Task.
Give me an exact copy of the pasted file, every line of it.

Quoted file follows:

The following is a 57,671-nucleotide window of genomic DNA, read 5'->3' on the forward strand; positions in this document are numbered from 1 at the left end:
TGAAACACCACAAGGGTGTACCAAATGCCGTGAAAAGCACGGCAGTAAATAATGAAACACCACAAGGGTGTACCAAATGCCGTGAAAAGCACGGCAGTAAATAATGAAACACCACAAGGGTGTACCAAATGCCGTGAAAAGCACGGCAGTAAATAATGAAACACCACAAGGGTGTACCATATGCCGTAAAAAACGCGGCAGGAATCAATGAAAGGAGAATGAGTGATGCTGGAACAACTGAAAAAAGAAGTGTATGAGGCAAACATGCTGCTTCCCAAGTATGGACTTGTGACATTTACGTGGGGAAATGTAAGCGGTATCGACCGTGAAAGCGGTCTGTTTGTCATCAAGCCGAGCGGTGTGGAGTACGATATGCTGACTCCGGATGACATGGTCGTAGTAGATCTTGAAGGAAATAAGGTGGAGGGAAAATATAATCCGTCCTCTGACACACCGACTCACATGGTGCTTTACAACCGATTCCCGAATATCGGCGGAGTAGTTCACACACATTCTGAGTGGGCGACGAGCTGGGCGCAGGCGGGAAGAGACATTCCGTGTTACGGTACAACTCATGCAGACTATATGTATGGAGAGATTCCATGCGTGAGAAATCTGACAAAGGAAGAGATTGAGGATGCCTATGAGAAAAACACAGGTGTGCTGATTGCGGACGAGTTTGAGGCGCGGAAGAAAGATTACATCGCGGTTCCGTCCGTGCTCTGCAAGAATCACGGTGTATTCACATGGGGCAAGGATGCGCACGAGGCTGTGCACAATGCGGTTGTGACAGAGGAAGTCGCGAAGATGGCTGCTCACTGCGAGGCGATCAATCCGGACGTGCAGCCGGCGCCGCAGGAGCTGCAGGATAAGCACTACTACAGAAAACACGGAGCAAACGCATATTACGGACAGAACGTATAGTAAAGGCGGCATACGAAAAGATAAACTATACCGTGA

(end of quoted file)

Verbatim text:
The following is a 57,671-nucleotide window of genomic DNA, read 5'->3' on the forward strand; positions in this document are numbered from 1 at the left end:
TGAAACACCACAAGGGTGTACCAAATGCCGTGAAAAGCACGGCAGTAAATAATGAAACACCACAAGGGTGTACCAAATGCCGTGAAAAGCACGGCAGTAAATAATGAAACACCACAAGGGTGTACCAAATGCCGTGAAAAGCACGGCAGTAAATAATGAAACACCACAAGGGTGTACCATATGCCGTAAAAAACGCGGCAGGAATCAATGAAAGGAGAATGAGTGATGCTGGAACAACTGAAAAAAGAAGTGTATGAGGCAAACATGCTGCTTCCCAAGTATGGACTTGTGACATTTACGTGGGGAAATGTAAGCGGTATCGACCGTGAAAGCGGTCTGTTTGTCATCAAGCCGAGCGGTGTGGAGTACGATATGCTGACTCCGGATGACATGGTCGTAGTAGATCTTGAAGGAAATAAGGTGGAGGGAAAATATAATCCGTCCTCTGACACACCGACTCACATGGTGCTTTACAACCGATTCCCGAATATCGGCGGAGTAGTTCACACACATTCTGAGTGGGCGACGAGCTGGGCGCAGGCGGGAAGAGACATTCCGTGTTACGGTACAACTCATGCAGACTATATGTATGGAGAGATTCCATGCGTGAGAAATCTGACAAAGGAAGAGATTGAGGATGCCTATGAGAAAAACACAGGTGTGCTGATTGCGGACGAGTTTGAGGCGCGGAAGAAAGATTACATCGCGGTTCCGTCCGTGCTCTGCAAGAATCACGGTGTATTCACATGGGGCAAGGATGCGCACGAGGCTGTGCACAATGCGGTTGTGACAGAGGAAGTCGCGAAGATGGCTGCTCACTGCGAGGCGATCAATCCGGACGTGCAGCCGGCGCCGCAGGAGCTGCAGGATAAGCACTACTACAGAAAACACGGAGCAAACGCATATTACGGACAGAACGTATAGTAAAGGCGGCATACGAAAAGATAAACTATACCGTGA